Back to Browse Journals » Core Evidence » Volume 6

Romidepsin: evidence for its potential use to manage previously treated cutaneous T cell lymphoma

Authors Brian Poligone, Janet Lin, Catherine Chung

Published 22 December 2010 Volume 2011:6 Pages 1—12

DOI https://doi.org/10.2147/CE.S9084

Review by Single-blind

Peer reviewer comments 2

Brian Poligone, Janet Lin, Catherine Chung
Wilmot Cancer Center, Department of Dermatology, University of Rochester School of Medicine, Rochester, NY, USA

Introduction: Cutaneous T cell lymphoma (CTCL) encompasses a heterogeneous group of neoplasms of skin-homing T cells, which includes mycosis fungoides, the most common form, and Sézary syndrome, the leukemia equivalent of mycosis fungoides. Histone deacetylase inhibitors are currently under investigation for their therapeutic value in a variety of conditions. Through multiple mechanisms, they induce apoptosis or inhibition of tumor cell growth. Some studies have also shown histone deacetylase inhibitors to have synergistic activity with existing therapeutic agents in selected conditions. Romidepsin is a histone deacetylase inhibitor with a promising efficacy and safety profile that may represent a valuable treatment alternative for patients with treatment-resistant mycosis fungoides and Sézary syndrome.
Aims: To review emerging evidence regarding the use of romidepsin in the management of treatment-resistant CTCL.
Evidence review: There is evidence that romidepsin can induce significant and durable responses in patients with refractory CTCL. In two independent Phase II trials including a total of 167 patients with CTCL, there was an overall response rate of 34% with a partial response of 28% and complete response rate of 6%. The most frequent toxicities reported from the Phase II trials were nausea, vomiting, fatigue, anorexia, and dysgeusia.
Clinical potential: Romidepsin may be an effective therapeutic option for patients with CTCL who have had treatment failure with multiple standard treatment modalities.

Keywords: cutaneous T cell lymphoma, mycosis fungoides, Sézary syndrome, romidepsin, histone deacetylase inhibitor, treatment

Creative Commons License This work is published and licensed by Dove Medical Press Limited. The full terms of this license are available at https://www.dovepress.com/terms.php and incorporate the Creative Commons Attribution - Non Commercial (unported, v3.0) License. By accessing the work you hereby accept the Terms. Non-commercial uses of the work are permitted without any further permission from Dove Medical Press Limited, provided the work is properly attributed. For permission for commercial use of this work, please see paragraphs 4.2 and 5 of our Terms.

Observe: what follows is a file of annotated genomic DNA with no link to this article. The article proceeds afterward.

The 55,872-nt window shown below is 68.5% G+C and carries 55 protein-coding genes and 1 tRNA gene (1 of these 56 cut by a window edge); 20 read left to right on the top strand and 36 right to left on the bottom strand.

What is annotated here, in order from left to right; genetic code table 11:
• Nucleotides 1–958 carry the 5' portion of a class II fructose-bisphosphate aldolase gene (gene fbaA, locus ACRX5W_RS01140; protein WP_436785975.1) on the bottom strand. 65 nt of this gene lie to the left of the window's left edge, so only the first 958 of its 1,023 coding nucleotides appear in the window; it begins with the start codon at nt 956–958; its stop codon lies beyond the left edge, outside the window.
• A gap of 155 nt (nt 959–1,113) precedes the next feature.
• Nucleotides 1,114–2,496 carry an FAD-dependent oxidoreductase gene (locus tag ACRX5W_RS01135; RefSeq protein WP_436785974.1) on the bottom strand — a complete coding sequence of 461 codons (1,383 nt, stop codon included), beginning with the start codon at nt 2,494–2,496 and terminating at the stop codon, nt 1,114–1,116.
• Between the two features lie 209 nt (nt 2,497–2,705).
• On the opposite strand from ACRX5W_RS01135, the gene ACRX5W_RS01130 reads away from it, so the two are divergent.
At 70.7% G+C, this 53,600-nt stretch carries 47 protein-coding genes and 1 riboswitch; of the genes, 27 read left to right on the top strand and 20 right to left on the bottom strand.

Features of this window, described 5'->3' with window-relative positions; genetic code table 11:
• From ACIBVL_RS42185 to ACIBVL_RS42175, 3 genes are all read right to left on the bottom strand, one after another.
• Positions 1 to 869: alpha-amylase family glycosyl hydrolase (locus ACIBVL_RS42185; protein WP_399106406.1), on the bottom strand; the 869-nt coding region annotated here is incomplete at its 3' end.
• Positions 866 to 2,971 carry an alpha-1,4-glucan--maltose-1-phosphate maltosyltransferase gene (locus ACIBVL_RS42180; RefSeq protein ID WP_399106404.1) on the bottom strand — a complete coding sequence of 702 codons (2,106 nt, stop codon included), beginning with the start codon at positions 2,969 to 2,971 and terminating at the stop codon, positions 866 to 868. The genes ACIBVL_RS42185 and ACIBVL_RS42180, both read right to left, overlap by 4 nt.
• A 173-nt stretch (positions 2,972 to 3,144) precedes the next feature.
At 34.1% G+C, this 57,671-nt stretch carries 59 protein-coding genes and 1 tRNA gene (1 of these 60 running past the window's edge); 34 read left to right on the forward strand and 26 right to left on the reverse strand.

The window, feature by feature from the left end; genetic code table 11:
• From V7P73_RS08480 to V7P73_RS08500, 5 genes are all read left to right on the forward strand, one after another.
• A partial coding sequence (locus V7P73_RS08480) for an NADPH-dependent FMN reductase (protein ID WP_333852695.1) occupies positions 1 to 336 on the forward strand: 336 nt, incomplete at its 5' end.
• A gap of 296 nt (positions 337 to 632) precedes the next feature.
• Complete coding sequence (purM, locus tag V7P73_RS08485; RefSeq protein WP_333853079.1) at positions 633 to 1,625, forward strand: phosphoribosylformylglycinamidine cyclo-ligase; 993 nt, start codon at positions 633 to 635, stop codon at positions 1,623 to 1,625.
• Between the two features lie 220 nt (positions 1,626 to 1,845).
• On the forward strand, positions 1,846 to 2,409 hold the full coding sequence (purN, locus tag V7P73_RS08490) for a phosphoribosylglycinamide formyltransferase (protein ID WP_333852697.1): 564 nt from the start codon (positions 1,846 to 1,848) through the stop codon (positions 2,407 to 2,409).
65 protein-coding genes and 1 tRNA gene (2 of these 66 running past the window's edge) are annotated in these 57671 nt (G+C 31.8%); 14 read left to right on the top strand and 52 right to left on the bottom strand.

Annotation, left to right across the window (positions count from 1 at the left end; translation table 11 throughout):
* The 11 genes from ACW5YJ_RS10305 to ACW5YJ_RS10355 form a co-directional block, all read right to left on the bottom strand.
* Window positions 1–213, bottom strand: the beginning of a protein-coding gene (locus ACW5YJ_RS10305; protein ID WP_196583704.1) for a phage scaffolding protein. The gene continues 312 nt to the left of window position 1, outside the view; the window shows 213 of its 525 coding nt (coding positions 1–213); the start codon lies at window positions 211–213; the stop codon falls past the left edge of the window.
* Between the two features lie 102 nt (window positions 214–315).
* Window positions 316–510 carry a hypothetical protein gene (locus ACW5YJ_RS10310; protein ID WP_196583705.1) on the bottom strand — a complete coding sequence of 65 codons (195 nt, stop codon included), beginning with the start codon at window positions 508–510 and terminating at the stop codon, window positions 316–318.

Download Article [PDF]  View Full Text [HTML][Machine readable]

 

Readers of this article also read:

Cross-linked acrylic hydrogel for the controlled delivery of hydrophobic drugs in cancer therapy

Deepa G, Thulasidasan AK, Anto RJ, Pillai JJ, Kumar GS

International Journal of Nanomedicine 2012, 7:4077-4088

Published Date: 27 July 2012

Biomarkers for osteoarthritis: investigation, identification, and prognosis

Zhai G, Aref Eshghi E

Current Biomarker Findings 2012, 2:19-28

Published Date: 29 June 2012

True story about HIV: theory of viral sequestration and reserve infection

Barasa S

HIV/AIDS - Research and Palliative Care 2011, 3:125-133

Published Date: 8 December 2011

Particle size reduction to the nanometer range: a promising approach to improve buccal absorption of poorly water-soluble drugs

Rao S, Song Y, Peddie F, Evans AM

International Journal of Nanomedicine 2011, 6:1245-1251

Published Date: 20 June 2011

Topical diclofenac in the treatment of osteoarthritis of the knee

Niklas Schuelert, Fiona A Russell, Jason J McDougall

Orthopedic Research and Reviews 2011, 3:1-8

Published Date: 6 February 2011

Current and developing therapeutic agents in the treatment of Chagas disease

Werner Apt

Drug Design, Development and Therapy 2010, 4:243-253

Published Date: 17 September 2010